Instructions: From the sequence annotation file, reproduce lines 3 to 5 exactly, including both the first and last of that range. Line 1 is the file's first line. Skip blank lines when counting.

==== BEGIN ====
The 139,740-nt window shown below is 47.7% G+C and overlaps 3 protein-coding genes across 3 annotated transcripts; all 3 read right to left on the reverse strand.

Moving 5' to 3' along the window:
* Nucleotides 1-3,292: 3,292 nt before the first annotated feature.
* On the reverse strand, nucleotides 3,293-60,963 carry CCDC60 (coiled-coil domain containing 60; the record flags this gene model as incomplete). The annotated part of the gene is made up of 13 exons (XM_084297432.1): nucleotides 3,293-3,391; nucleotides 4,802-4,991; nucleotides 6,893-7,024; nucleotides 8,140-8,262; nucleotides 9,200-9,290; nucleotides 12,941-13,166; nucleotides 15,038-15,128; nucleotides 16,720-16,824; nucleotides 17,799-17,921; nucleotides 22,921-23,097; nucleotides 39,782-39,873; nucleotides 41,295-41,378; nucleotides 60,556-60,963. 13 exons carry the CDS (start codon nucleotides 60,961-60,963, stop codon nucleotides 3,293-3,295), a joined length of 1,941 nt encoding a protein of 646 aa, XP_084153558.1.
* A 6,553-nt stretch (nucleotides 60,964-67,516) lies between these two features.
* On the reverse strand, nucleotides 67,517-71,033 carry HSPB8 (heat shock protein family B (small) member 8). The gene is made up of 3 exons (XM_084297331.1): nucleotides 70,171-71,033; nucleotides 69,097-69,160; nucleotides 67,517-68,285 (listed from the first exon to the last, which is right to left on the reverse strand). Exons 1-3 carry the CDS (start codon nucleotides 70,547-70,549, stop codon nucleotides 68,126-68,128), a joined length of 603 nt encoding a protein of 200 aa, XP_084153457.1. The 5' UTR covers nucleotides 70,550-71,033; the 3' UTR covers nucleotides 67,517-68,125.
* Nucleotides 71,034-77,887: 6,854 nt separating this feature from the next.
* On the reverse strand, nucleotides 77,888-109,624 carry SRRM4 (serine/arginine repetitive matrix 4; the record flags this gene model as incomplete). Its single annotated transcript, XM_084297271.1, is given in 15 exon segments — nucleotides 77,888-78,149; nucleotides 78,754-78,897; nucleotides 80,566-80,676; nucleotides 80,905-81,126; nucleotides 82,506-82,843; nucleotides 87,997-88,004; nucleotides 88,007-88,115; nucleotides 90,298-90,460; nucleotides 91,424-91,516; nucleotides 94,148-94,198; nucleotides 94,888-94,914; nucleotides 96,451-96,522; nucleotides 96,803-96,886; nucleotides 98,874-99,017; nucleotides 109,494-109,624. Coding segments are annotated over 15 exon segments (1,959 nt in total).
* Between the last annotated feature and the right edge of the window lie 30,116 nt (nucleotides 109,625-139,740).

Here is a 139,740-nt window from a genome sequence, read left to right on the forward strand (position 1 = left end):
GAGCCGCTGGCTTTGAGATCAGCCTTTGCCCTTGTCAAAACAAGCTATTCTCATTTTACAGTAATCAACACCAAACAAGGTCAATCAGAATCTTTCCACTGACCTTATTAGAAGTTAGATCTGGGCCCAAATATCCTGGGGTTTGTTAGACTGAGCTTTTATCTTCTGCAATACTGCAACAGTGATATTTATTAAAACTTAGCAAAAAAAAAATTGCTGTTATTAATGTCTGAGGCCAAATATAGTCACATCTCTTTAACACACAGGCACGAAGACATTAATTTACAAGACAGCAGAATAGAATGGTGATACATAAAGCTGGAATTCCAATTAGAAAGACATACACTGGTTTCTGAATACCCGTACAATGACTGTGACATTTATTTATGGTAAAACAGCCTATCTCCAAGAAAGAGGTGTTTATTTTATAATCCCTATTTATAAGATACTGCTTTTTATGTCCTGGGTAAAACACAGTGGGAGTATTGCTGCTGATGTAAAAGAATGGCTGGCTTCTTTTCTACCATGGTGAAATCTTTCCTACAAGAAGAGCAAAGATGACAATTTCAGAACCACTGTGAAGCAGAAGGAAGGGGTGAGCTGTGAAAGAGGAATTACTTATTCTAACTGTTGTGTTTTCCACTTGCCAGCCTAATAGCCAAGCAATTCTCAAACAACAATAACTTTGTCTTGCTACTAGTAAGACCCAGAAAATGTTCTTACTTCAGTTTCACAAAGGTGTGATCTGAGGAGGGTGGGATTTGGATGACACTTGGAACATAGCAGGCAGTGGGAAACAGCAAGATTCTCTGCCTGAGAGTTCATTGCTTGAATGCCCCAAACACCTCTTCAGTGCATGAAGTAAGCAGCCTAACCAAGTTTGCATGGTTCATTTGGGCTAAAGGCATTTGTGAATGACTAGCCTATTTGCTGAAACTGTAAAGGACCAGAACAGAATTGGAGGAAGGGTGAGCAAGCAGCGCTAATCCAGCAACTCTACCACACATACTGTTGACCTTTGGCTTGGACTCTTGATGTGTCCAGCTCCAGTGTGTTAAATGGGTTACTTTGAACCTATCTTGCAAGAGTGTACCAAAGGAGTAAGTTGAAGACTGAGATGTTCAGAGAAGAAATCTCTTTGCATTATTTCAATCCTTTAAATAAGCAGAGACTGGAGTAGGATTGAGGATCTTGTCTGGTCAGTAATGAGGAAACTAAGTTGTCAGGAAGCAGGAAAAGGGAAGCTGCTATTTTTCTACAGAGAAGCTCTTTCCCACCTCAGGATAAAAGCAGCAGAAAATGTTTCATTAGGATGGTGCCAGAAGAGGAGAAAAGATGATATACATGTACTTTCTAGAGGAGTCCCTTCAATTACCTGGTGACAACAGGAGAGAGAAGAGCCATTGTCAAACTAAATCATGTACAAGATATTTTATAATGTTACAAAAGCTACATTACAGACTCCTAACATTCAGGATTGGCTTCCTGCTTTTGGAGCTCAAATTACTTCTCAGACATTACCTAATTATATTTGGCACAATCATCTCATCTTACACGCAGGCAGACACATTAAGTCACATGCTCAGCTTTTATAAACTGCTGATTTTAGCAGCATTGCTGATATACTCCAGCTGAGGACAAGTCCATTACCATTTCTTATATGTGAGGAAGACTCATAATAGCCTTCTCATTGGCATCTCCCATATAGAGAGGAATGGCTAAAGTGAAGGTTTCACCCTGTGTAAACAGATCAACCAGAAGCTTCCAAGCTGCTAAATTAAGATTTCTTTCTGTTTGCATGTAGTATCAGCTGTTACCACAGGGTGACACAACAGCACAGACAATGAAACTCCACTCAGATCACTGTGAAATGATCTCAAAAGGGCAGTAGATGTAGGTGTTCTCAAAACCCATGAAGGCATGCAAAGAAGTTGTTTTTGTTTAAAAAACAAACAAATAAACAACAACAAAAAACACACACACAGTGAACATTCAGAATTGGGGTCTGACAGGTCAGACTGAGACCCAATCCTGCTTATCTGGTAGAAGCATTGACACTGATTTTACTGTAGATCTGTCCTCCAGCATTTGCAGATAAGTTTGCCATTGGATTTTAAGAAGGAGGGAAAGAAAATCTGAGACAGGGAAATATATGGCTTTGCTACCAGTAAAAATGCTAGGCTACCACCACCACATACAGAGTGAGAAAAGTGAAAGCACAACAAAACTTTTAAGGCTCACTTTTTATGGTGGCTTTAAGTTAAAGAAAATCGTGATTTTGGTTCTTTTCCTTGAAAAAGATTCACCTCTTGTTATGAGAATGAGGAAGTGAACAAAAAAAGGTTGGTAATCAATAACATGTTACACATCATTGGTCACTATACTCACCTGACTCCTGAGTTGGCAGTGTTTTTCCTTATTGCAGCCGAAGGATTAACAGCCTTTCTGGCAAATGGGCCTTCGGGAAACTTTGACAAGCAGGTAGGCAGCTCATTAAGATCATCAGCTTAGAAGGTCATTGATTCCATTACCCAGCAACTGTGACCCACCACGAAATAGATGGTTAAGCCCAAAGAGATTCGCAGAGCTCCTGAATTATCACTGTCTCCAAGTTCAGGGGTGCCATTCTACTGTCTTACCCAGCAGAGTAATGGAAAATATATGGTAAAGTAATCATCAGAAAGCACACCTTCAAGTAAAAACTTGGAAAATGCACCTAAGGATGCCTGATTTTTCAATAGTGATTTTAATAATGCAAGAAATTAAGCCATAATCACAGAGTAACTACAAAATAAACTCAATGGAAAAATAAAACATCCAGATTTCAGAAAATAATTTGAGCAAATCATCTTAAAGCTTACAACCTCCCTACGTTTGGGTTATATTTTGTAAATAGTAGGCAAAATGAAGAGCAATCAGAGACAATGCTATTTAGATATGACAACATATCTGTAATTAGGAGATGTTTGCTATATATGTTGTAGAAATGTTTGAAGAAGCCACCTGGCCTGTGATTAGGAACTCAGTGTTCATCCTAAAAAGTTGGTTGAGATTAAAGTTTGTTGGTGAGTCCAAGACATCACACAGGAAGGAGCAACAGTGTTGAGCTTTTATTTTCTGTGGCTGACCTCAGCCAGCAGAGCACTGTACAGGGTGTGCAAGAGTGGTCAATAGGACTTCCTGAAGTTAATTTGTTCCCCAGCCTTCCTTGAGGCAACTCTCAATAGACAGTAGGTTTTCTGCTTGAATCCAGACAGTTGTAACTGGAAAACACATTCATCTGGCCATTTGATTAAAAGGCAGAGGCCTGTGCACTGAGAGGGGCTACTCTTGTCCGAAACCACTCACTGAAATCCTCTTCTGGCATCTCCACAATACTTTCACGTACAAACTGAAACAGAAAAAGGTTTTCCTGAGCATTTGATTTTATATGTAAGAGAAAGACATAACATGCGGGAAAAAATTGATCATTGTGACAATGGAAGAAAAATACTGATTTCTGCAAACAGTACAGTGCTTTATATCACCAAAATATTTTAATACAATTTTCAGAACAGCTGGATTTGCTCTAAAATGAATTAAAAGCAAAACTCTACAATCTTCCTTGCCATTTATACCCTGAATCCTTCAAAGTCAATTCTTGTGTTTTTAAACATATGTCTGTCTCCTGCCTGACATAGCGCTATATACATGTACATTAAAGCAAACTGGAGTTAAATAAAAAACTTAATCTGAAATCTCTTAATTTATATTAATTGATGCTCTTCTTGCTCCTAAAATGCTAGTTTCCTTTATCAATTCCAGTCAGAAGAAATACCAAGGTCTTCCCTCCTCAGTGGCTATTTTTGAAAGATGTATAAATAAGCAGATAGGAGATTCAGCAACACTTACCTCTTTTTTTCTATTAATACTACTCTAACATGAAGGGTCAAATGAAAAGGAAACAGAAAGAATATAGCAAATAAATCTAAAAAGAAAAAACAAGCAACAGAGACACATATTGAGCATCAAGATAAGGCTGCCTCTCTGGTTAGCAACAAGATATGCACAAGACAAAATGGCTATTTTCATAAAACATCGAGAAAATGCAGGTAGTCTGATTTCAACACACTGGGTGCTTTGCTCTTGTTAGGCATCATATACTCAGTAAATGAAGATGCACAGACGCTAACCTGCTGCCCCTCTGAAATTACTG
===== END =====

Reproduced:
* Nucleotides 1-3,292: 3,292 nt before the first annotated feature.
* On the reverse strand, nucleotides 3,293-60,963 carry CCDC60 (coiled-coil domain containing 60; the record flags this gene model as incomplete). The annotated part of the gene is made up of 13 exons (XM_084297432.1): nucleotides 3,293-3,391; nucleotides 4,802-4,991; nucleotides 6,893-7,024; nucleotides 8,140-8,262; nucleotides 9,200-9,290; nucleotides 12,941-13,166; nucleotides 15,038-15,128; nucleotides 16,720-16,824; nucleotides 17,799-17,921; nucleotides 22,921-23,097; nucleotides 39,782-39,873; nucleotides 41,295-41,378; nucleotides 60,556-60,963. 13 exons carry the CDS (start codon nucleotides 60,961-60,963, stop codon nucleotides 3,293-3,295), a joined length of 1,941 nt encoding a protein of 646 aa, XP_084153558.1.
* A 6,553-nt stretch (nucleotides 60,964-67,516) lies between these two features.